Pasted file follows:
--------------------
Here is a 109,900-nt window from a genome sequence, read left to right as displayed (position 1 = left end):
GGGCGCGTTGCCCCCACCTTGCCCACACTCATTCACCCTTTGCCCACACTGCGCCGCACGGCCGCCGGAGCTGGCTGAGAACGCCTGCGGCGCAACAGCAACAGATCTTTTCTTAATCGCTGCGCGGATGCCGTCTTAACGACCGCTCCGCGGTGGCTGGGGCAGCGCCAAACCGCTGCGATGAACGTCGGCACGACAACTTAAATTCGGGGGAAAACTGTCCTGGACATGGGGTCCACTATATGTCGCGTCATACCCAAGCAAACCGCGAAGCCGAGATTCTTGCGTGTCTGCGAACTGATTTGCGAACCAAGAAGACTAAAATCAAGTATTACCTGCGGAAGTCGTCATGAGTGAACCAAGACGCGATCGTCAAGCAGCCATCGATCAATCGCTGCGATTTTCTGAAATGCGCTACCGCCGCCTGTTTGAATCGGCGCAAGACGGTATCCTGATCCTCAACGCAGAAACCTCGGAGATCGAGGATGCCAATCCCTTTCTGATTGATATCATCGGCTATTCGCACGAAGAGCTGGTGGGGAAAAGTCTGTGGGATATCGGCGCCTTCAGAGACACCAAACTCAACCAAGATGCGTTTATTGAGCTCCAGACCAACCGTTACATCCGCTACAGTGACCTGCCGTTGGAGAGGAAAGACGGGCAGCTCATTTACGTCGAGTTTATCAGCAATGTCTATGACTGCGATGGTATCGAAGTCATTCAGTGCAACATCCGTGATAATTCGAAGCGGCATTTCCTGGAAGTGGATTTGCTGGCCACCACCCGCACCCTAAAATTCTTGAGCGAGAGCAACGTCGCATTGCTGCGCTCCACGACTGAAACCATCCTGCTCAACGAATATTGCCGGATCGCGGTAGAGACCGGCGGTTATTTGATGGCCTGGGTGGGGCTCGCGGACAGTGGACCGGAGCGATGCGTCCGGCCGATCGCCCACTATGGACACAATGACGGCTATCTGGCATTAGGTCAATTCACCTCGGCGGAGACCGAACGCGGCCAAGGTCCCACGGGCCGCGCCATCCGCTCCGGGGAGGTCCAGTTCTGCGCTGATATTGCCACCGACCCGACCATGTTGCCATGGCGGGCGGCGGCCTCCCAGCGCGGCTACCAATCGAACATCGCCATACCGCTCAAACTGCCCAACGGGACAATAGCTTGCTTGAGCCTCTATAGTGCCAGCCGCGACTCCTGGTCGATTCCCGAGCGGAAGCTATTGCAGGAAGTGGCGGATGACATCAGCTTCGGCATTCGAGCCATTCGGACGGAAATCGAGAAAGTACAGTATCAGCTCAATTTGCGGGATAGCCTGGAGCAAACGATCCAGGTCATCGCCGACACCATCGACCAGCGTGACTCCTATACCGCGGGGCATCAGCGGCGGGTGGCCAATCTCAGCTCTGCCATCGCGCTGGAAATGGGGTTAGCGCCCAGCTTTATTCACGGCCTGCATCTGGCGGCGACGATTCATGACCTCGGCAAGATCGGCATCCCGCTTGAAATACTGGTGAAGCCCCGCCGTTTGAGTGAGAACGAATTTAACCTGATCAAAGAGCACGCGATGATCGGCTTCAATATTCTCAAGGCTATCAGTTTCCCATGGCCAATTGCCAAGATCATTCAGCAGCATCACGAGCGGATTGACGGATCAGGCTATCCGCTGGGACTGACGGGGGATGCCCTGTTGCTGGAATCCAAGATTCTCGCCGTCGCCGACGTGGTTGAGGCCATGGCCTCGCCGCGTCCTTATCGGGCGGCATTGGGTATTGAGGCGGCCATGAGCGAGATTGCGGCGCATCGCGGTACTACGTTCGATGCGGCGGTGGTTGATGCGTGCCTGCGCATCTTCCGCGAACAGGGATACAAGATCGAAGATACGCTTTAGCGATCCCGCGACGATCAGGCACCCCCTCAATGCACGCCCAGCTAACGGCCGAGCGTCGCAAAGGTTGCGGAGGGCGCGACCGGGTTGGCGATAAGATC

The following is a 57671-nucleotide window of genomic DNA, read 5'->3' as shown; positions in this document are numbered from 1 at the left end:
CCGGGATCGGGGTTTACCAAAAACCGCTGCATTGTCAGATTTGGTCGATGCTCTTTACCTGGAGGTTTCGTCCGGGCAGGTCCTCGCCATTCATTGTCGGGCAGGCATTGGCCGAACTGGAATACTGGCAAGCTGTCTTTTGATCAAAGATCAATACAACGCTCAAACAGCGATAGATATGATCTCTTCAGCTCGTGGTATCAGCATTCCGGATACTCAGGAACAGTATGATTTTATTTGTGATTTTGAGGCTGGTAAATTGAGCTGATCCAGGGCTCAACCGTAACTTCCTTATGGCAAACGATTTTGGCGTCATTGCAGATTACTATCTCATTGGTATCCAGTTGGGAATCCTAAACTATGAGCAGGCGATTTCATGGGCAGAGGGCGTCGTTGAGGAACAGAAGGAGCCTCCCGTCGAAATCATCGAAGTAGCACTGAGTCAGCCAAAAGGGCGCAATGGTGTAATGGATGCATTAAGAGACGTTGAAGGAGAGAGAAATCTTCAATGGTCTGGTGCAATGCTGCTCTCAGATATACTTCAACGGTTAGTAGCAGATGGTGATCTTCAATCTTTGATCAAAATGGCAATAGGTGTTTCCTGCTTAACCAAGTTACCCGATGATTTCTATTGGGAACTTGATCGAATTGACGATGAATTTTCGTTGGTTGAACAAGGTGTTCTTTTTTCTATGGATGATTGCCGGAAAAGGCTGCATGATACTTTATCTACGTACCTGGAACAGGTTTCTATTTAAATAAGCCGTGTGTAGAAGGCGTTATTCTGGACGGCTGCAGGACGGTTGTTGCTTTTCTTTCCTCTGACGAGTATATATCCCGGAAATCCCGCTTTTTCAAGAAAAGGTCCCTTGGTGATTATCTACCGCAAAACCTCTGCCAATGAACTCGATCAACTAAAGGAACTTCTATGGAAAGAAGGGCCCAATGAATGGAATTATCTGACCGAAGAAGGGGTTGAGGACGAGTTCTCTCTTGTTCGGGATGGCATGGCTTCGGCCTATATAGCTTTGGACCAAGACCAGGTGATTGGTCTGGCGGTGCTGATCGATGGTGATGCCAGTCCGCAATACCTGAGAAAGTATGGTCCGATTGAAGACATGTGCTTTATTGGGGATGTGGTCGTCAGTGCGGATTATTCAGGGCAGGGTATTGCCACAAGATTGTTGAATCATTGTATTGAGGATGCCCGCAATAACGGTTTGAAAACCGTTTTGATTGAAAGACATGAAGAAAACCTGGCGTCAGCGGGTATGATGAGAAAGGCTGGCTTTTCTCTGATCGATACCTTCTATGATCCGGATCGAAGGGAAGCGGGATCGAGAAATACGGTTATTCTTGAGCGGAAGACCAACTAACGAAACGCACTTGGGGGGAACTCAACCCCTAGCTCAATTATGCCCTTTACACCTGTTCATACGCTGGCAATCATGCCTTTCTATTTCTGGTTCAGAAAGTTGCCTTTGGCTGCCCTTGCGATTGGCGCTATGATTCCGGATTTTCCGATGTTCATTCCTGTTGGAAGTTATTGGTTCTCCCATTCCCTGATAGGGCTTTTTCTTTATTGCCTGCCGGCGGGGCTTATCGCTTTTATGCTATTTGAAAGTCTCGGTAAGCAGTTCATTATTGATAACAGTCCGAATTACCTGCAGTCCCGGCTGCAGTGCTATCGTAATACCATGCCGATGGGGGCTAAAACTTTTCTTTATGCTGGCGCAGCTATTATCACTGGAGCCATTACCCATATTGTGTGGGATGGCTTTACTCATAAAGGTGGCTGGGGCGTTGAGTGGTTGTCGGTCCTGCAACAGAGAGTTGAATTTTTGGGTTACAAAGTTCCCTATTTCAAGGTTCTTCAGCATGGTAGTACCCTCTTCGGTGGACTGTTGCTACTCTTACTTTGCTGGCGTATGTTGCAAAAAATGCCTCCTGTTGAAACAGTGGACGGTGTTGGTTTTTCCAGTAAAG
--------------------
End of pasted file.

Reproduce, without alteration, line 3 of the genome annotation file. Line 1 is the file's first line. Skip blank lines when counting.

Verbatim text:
The following is a 57671-nucleotide window of genomic DNA, read 5'->3' as shown; positions in this document are numbered from 1 at the left end: